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  2. I'm afraid 'So' fell prey to the curse of 6 singles saturating the airwaves, to the extent that there was barely reason for me to buy the record. Just turn on the radio or MTV, impossible to shake it. Unlike say U2 , Bruce, Elton, Coldplay - I didn't jump ship or hold a grudge because my hero suddenly obtained blockbuster mainstream success. Perhaps because Gabriel remained private and low-key? (Although I've heard he's a prick!) The anthems here hold no sway anymore, however the quiet ones - Don't Give Up, In Your Eyes, Mercy Street are timeless and I'll always stop and listen to them on the radio or wherever. I've got the LP/CD, but I think that both remain untouched... 'So' is probably his "best", but I chose the first solo album (rain on windshield) for my pick. It's a damned good one too. Solsbury Hill, Modern Love, Here Comes The Flood...

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  3. Silence in the ranks else I'll get my big stick out...
    I thought that this might ruffle feathers; I know what you mean about over saturation but this still works for me. Production is very much of its timer but it's the voice above the programming that makes everything work for me. There's something about a full blooded throttle over bloodless synths that can be beautiful. See also: Blue Nile, Robbie Robertson and (on occasion) David Sylvian...

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  4. I loved this album at the time but don't return to it on a regular basis which I guess means it isn't deeply rooted. I would probably need a 'Play Off' between this and 'melting face' for a Top 20 place, although as I'm only doing a Top Ten I can defer that decision! I've always admired Gabriel's career and enjoyed his recent orchestral arrangements albums. His 'Passion' soundtrack is also an album I played to death. Looking forward to seeing him in October, playing the 'So' album with the original eighties band.

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    Replies
    1. We're seeing him in the O2 too Bazza. Which night are you going? We paid £95 each for tickets PLUS a £40 booking fee! For £230 plus I'm hoping for something special...

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    3. Monday 21st - we're in the cheap seats, £50 each. I figured with a Gabriel concert, if we can see the screen we'll be fine! I saw him in 1983 at Crystal Palace football ground - I still have the ticket, £8.30!! I think the rise in Peter Gabriel may well be above that of inflation!

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  5. There is much to enjoy on So. I don't see it as a cynical cash-in given that Gabriel spent over a Year recording it with Daniel Lanois.
    I enjoy greatly the bass in Sledgehammer.. Actually Levin's playing on the entire album is for me something that makes So a bit special. For me the standouts are Red Rain & In your Eyes.. With 'this is the picture' being an interesting oddity.


    I think the highpoint of Gabriel's career was Passion I reckon he had been working towards that album throughout his Solo career. It could be argued - by me not that you asked - that his song writing wanes after 1990.. Maybe partly to do with him becoming a World music patron and a bit of a benefit whore.

    Nevertheless, it's refreshing to see Gabriel feature in someone's top ten list..

    I enjoy the blog..
    Best wishes
    John F

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    Replies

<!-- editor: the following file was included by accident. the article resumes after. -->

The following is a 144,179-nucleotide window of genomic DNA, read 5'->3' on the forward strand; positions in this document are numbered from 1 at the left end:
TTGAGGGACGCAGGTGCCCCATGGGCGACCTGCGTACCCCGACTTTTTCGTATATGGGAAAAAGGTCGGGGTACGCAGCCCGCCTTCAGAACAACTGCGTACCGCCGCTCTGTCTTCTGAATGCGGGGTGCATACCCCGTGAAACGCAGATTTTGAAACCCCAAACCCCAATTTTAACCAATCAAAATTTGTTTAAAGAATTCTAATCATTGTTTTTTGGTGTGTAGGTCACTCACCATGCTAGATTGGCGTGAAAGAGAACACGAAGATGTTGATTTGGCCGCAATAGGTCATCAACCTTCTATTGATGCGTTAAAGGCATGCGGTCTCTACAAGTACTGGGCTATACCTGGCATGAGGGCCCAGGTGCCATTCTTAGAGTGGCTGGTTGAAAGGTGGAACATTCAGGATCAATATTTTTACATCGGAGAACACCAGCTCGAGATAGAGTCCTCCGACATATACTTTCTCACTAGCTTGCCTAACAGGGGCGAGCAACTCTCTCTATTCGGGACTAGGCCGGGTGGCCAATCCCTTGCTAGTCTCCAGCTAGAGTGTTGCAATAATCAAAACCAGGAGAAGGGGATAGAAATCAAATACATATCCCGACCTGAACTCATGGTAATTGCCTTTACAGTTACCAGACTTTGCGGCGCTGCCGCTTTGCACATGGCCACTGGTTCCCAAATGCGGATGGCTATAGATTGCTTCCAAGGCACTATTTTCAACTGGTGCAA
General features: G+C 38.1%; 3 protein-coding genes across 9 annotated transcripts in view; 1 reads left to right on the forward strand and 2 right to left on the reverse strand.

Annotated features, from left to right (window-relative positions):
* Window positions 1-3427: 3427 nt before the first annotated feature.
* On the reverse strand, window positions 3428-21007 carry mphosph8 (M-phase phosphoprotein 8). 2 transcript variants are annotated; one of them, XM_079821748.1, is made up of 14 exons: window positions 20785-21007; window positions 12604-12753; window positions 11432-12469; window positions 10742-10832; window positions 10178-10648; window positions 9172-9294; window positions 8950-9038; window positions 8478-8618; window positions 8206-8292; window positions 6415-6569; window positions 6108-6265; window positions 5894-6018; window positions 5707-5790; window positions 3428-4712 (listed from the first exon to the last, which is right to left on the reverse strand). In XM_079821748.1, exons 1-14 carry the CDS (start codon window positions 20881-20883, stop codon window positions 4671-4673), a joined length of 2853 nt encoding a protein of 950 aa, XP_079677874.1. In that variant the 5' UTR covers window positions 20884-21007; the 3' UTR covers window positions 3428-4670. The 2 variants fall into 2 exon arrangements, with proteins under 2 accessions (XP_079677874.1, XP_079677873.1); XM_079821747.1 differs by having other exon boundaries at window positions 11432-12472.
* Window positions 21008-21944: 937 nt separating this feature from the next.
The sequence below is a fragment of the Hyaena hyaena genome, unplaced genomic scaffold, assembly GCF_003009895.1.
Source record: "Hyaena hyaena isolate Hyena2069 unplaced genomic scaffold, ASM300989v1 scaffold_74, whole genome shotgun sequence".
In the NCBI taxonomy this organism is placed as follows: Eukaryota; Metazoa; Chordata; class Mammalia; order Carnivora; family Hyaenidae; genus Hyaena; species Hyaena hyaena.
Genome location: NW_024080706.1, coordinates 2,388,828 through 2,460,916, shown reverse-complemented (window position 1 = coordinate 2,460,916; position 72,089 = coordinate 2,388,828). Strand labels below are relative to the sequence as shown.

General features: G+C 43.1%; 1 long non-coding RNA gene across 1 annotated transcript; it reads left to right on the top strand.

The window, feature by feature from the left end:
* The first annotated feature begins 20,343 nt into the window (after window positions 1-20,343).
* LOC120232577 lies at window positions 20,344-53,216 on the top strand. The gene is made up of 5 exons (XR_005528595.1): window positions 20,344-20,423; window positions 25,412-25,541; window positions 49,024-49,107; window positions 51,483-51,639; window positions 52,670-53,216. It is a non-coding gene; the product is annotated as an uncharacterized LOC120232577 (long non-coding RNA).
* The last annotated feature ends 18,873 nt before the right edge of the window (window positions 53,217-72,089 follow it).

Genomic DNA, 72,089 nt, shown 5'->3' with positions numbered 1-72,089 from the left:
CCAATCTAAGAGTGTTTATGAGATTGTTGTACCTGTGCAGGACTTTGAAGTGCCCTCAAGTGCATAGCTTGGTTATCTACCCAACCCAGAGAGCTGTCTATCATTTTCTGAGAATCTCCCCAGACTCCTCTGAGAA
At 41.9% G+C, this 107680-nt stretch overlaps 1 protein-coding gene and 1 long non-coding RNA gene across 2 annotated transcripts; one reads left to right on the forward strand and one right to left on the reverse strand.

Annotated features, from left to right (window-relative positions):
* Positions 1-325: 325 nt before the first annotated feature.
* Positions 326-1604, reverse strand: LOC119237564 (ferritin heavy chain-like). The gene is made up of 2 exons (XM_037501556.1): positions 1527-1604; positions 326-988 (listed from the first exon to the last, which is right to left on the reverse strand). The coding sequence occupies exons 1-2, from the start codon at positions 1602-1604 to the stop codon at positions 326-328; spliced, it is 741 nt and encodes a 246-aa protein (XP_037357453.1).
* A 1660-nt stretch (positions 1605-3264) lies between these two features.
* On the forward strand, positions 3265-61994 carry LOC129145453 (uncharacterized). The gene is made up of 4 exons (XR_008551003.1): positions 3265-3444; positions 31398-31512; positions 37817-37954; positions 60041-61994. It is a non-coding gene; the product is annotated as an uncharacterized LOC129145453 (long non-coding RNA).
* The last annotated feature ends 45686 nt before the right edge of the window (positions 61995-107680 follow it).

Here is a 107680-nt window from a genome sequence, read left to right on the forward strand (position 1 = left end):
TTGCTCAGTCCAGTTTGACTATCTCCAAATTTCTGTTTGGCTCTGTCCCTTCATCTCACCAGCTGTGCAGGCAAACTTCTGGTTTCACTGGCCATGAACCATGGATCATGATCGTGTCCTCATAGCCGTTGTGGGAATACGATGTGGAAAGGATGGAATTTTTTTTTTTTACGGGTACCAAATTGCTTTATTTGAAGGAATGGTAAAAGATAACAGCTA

1. Levin's bass playing is an acquired taste. I know a few bassists (including Marcus) who aren't keen. The compressed sound doesn't allow for expression and apparently... he's not that tight! Mmm, sounds good to me and is vital to that Gabriel sound. I've just been playing Tom Waits' 'Raindogs' and he's on that too...
      Interesting hpw passionate folk are about 'Passion' (you and Bazza for a start). A brave move by Gabriel to leave his most potent and recognizable gift off the album. I need to listen again...
      'Benefit Whore' a bit harsh John. He does seem genuinely engaged with what he does and the World Music scene. Seems sadly true that it has taken his mind off his own work.
      I enjoyed the orchestral 'Scratch My Back' but really hope that he has another classic in him...
      Thanks for the visit John.

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  6. I've never seen this version Trev. It's beautiful and so poignant, particularly now knowing the inspiration for the song.

    I love this album and it's one of my most played on my iPod. 'Don't Give Up' has always been one of my 'turn to songs' when I need to pick up myself, as is 'Everyone Hurts' by REM.

    The standout song on 'So' for me is 'In Your Eyes' - just beautiful, both lyrically and musically. Thanks for sharing Bro' - a lovely tune for a Sunday afternoon. x

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    Replies
    1. If you can get 'Growing Up' on DVD it is fantastic Katy. 2003 but really good quality...
      We need to test Skype for next Saturday...

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  7. I've never owned a copy of So . It came out in a year when I was into shambolic jangly indie bands on one hand and celtic bands looking west on the other, and I thin again it suffered form over familiarity in that a lot of my friends really liked it so it was always on in peoples rooms. I'm glad being in the top 10 has given me an excuse to buy it. I'm also a big fan of melting face and my fav is either this one or going against the grain also 2002's Up so don't agree with John (although his comment has got me also buying a copy of the Passion. So all in all Mr Gabriel is 2 lps better off after your post!

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    1. Make sure that you get the remaster David.
      I don't know if you enjoy musical DVDs but I really recommend the live 2003 show from Milan 'Growing Up'. It's a thrill, emotional, powerful. Gabriel's never been the most charismatic but something clicked that night. There's a moment when the Blind Boys of Alabama appear that is spine tingling...